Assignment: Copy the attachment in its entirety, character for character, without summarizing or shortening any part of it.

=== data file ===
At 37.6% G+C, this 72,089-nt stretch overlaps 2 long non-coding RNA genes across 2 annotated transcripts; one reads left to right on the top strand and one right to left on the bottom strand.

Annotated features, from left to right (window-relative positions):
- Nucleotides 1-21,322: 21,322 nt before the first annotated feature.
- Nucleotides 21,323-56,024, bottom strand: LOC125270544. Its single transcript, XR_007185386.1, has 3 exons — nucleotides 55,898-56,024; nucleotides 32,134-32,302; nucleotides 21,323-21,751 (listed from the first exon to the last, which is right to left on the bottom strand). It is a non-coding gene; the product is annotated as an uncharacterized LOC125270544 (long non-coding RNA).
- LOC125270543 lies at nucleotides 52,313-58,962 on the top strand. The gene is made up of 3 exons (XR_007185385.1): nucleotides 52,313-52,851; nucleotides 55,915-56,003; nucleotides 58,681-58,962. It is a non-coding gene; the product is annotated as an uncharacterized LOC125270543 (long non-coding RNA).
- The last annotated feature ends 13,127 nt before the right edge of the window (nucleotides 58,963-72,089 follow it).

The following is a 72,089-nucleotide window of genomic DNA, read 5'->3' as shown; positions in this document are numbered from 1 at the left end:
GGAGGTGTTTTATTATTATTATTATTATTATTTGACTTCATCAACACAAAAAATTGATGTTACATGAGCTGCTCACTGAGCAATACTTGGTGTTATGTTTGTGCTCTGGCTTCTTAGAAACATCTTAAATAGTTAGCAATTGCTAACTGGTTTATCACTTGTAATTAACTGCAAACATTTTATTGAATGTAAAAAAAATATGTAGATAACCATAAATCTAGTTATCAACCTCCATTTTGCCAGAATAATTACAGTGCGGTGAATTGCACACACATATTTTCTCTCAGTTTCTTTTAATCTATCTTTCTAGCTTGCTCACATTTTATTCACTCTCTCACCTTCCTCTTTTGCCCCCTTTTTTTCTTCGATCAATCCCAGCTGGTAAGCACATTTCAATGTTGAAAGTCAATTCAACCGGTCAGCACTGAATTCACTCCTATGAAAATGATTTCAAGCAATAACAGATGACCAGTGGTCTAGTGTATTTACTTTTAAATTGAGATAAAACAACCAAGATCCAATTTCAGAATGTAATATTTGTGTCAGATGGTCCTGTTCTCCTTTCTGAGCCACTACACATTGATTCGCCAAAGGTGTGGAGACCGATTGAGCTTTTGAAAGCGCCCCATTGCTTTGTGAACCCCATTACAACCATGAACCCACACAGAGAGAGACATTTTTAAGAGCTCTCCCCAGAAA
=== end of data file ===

At 37.6% G+C, this 72,089-nt stretch overlaps 2 long non-coding RNA genes across 2 annotated transcripts; one reads left to right on the top strand and one right to left on the bottom strand.

Annotated features, from left to right (window-relative positions):
- Nucleotides 1-21,322: 21,322 nt before the first annotated feature.
- Nucleotides 21,323-56,024, bottom strand: LOC125270544. Its single transcript, XR_007185386.1, has 3 exons — nucleotides 55,898-56,024; nucleotides 32,134-32,302; nucleotides 21,323-21,751 (listed from the first exon to the last, which is right to left on the bottom strand). It is a non-coding gene; the product is annotated as an uncharacterized LOC125270544 (long non-coding RNA).
- LOC125270543 lies at nucleotides 52,313-58,962 on the top strand. The gene is made up of 3 exons (XR_007185385.1): nucleotides 52,313-52,851; nucleotides 55,915-56,003; nucleotides 58,681-58,962. It is a non-coding gene; the product is annotated as an uncharacterized LOC125270543 (long non-coding RNA).
- The last annotated feature ends 13,127 nt before the right edge of the window (nucleotides 58,963-72,089 follow it).

The following is a 72,089-nucleotide window of genomic DNA, read 5'->3' as shown; positions in this document are numbered from 1 at the left end:
GGAGGTGTTTTATTATTATTATTATTATTATTTGACTTCATCAACACAAAAAATTGATGTTACATGAGCTGCTCACTGAGCAATACTTGGTGTTATGTTTGTGCTCTGGCTTCTTAGAAACATCTTAAATAGTTAGCAATTGCTAACTGGTTTATCACTTGTAATTAACTGCAAACATTTTATTGAATGTAAAAAAAATATGTAGATAACCATAAATCTAGTTATCAACCTCCATTTTGCCAGAATAATTACAGTGCGGTGAATTGCACACACATATTTTCTCTCAGTTTCTTTTAATCTATCTTTCTAGCTTGCTCACATTTTATTCACTCTCTCACCTTCCTCTTTTGCCCCCTTTTTTTCTTCGATCAATCCCAGCTGGTAAGCACATTTCAATGTTGAAAGTCAATTCAACCGGTCAGCACTGAATTCACTCCTATGAAAATGATTTCAAGCAATAACAGATGACCAGTGGTCTAGTGTATTTACTTTTAAATTGAGATAAAACAACCAAGATCCAATTTCAGAATGTAATATTTGTGTCAGATGGTCCTGTTCTCCTTTCTGAGCCACTACACATTGATTCGCCAAAGGTGTGGAGACCGATTGAGCTTTTGAAAGCGCCCCATTGCTTTGTGAACCCCATTACAACCATGAACCCACACAGAGAGAGACATTTTTAAGAGCTCTCCCCAGAAA